Associations have been recently reported between antibiotic treatment and the outcome of women with gynecologic cancers undergoing chemotherapy or immunotherapy. In a retrospective study of 424 women with advanced stage epithelial ovarian cancer who underwent surgery and platinum-based chemotherapy, receiving antibiotic treatment against gram-positive organisms for at least 48 h during chemotherapy was associated with decreased progression-free and overall survival [97]. Similarly, in a retrospective study of 101 recurrent endometrial, ovarian, and cervical cancer patients, pre-treatment with antibiotics within the 30 days prior to treatment, but not during treatment, with immune checkpoint inhibitors was associated with decreased response rate and shorter progression-free and overall survival [98]. Further studies are needed to validate the adverse effect of antibiotic treatment on response to cancer chemotherapy or immunotherapy, its dependence on timing relative to cancer therapy, and whether its effect is mediated through changes in the gut or FRT microbiome or both.
Increasing evidence has implicated the gut microbiome in modulating the response to cancer immunotherapies [4,5], and early phase clinical trials have demonstrated successful gut microbiome-targeted interventions to improve treatment response. Therapeutic modulation of the gut microbiome such as bacterial supplementation with Akkermansia [99] or fecal microbiota transplants derived from donors with prior favorable response to cancer immunotherapy [100] have been shown to overcome resistance to checkpoint inhibitors such as anti-PD-1 therapy in previous non-responders. These studies also found unique proteomic and metabolomic signatures in the tumor microenvironment, suggesting the effect is therapeutically transferrable [100].
Together, these prior reports demonstrating the importance of the gut microbiome for modulating responses to cancer treatment including chemotherapy and immunotherapy provide a rationale for exploring similar effects of the FRT microbiome in future studies.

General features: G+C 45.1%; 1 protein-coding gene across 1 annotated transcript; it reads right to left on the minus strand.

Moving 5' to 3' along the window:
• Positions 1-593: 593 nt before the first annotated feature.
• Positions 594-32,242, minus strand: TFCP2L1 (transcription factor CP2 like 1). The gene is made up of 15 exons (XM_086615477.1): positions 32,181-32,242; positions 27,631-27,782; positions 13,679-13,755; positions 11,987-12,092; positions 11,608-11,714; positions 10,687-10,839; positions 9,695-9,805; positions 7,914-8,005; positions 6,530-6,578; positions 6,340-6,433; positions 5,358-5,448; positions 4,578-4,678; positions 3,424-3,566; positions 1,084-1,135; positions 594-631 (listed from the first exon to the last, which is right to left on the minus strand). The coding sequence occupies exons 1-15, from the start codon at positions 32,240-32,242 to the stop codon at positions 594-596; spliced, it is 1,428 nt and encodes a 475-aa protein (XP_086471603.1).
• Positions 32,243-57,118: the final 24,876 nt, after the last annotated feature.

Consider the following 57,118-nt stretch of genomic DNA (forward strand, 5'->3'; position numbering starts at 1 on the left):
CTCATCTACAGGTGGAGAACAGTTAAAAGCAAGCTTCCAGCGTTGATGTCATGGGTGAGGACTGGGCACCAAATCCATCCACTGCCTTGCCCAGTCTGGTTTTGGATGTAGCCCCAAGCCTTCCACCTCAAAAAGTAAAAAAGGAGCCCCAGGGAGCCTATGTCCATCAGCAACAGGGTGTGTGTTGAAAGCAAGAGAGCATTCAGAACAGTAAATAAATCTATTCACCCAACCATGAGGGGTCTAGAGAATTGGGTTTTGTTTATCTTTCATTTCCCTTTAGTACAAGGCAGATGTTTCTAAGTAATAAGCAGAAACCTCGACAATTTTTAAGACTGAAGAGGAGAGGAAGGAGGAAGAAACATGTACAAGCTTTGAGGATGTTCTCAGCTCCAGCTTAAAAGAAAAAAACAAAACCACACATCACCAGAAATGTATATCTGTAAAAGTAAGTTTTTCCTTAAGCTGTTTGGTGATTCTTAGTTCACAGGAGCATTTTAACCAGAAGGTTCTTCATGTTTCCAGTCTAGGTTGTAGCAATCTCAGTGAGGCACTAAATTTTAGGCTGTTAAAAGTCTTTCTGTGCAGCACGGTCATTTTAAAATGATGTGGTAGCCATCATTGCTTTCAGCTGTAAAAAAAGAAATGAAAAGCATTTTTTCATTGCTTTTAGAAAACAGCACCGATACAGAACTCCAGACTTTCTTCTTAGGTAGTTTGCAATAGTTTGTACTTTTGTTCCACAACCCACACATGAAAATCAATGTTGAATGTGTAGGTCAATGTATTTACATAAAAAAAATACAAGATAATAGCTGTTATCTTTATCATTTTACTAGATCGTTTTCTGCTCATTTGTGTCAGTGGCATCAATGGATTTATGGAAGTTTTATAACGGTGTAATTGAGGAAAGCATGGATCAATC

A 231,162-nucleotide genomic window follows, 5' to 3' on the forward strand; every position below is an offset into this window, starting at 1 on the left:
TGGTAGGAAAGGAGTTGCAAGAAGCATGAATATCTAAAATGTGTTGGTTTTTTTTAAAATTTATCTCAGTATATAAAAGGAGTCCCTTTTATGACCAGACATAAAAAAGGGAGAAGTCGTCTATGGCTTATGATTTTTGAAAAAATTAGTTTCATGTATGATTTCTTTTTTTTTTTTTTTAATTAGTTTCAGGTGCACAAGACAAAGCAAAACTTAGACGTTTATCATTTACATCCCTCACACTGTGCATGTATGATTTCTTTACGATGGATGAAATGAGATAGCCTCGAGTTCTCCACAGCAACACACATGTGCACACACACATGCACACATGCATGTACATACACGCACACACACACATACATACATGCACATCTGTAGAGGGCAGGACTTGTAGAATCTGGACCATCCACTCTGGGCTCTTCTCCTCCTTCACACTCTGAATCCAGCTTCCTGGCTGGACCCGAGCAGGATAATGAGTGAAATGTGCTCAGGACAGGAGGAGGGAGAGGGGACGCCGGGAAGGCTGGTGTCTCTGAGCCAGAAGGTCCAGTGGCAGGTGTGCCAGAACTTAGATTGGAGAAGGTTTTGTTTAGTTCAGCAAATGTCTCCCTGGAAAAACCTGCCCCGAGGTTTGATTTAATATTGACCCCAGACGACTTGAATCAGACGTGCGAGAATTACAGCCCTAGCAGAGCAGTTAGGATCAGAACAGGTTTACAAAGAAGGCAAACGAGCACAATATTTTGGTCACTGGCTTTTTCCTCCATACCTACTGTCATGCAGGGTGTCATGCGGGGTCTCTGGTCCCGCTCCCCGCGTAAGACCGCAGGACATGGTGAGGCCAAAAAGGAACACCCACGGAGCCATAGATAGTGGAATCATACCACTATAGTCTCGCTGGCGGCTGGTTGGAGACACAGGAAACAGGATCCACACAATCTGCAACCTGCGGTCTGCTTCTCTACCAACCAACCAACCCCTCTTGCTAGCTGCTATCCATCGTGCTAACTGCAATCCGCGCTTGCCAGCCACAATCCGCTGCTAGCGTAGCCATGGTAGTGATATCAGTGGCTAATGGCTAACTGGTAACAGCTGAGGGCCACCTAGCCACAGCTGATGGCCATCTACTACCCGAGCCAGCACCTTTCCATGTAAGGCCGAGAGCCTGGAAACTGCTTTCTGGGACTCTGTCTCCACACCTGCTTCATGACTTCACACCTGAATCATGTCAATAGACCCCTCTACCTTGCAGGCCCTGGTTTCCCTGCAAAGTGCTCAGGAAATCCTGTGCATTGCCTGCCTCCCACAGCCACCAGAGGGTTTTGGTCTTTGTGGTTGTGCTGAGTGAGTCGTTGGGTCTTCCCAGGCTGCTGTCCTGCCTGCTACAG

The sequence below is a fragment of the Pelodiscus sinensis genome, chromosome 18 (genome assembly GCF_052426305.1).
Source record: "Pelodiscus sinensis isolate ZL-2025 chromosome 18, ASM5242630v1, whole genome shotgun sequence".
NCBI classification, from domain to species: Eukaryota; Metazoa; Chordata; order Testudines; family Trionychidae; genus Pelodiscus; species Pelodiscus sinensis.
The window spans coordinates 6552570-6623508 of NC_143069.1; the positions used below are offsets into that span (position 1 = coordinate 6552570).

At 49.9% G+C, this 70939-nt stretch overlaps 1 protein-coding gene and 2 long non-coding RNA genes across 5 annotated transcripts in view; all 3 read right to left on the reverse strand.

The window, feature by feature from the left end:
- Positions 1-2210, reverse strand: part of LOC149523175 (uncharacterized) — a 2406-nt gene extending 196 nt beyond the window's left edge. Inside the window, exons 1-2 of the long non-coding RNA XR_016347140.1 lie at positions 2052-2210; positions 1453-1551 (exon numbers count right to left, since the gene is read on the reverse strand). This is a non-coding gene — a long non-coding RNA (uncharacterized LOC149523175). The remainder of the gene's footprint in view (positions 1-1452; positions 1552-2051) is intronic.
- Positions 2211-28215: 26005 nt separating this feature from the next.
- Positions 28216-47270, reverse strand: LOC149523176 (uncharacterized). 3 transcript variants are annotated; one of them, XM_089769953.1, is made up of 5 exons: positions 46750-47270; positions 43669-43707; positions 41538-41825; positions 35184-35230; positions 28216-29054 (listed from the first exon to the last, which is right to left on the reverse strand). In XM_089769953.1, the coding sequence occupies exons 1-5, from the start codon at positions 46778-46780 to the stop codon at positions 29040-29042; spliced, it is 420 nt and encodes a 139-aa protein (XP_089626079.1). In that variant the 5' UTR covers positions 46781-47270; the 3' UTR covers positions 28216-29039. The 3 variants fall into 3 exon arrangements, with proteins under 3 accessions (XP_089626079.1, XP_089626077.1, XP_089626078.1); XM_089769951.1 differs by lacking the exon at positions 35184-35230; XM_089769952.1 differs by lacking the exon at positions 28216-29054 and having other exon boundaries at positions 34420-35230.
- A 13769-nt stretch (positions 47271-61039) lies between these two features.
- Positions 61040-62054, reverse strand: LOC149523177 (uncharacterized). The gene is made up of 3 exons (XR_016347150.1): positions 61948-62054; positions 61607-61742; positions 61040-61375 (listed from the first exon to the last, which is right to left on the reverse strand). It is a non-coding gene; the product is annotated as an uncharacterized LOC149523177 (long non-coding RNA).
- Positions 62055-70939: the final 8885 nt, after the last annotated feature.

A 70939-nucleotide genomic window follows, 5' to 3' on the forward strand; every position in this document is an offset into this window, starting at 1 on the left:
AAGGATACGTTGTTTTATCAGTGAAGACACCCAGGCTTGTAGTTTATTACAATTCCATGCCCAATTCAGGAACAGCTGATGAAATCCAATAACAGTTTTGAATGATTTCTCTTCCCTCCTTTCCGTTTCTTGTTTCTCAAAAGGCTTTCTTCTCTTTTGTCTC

5. Perspective and Future Directions

We deliberately focused our review on microbiome data from human cohorts, and a discussion of FRT microbiome of in vivo or in vitro models of gynecologic cancers was beyond the scope of this article. In conclusion, we have discussed the evidence supporting the existence of an upper FRT and uterine microbiome and emerging evidence suggesting its interplay with local inflammation and host immune responses. Despite the current lack of mechanistic insight, observed associations between changes in the FRT microbiome and the development, progression, and outcome of gynecologic cancers warrant further studies. Evidence demonstrating the importance of the gut microbiome for response to cancer treatments and early success of gut microbiome-targeted interventions lay the groundwork to explore FRT microbiome-targeted interventions. The FRT microbiome has been demonstrated to be modifiable through nutritional interventions, probiotic and live biotherapeutic products, and vaginal microbiota transplants. If causative relationships to carcinogenesis can be established, microbiome-targeted interventions might aid in primary and secondary preventions of gynecologic cancers or be able to modulate and enhance responses to conventional cancer therapies. Future studies should include multi-omics approaches including metagenomics, metaproteomics, and metabolomics for functional analysis of the FRT microbiome to gain mechanistic insight and identify targets for personalized medicine.

Author Contributions

All authors contributed to writing and editing of the manuscript. All authors have read and agreed to the published version of the manuscript.


This research received no external funding.

Institutional Review Board Statement

Not applicable.

Informed Consent Statement

Not applicable.

Data Availability Statement

Not applicable.


This work was supported by the Norma C. and Albert I. Geller Designated Professorship in Ovarian Cancer Research (to S. Avril) and the Adel Mahmoud Professorship of Global Health and Vaccines (to A. Burgener).

Conflicts of Interest

The authors declare no conflict of interest.


  1. Turnbaugh, P.J.; Ley, R.E.; Hamady, M.; Fraser-Liggett, C.M.; Knight, R.; Gordon, J.I. The Human Microbiome Project. Nature 2007, 449, 804–810. [Google Scholar] [CrossRef] [PubMed]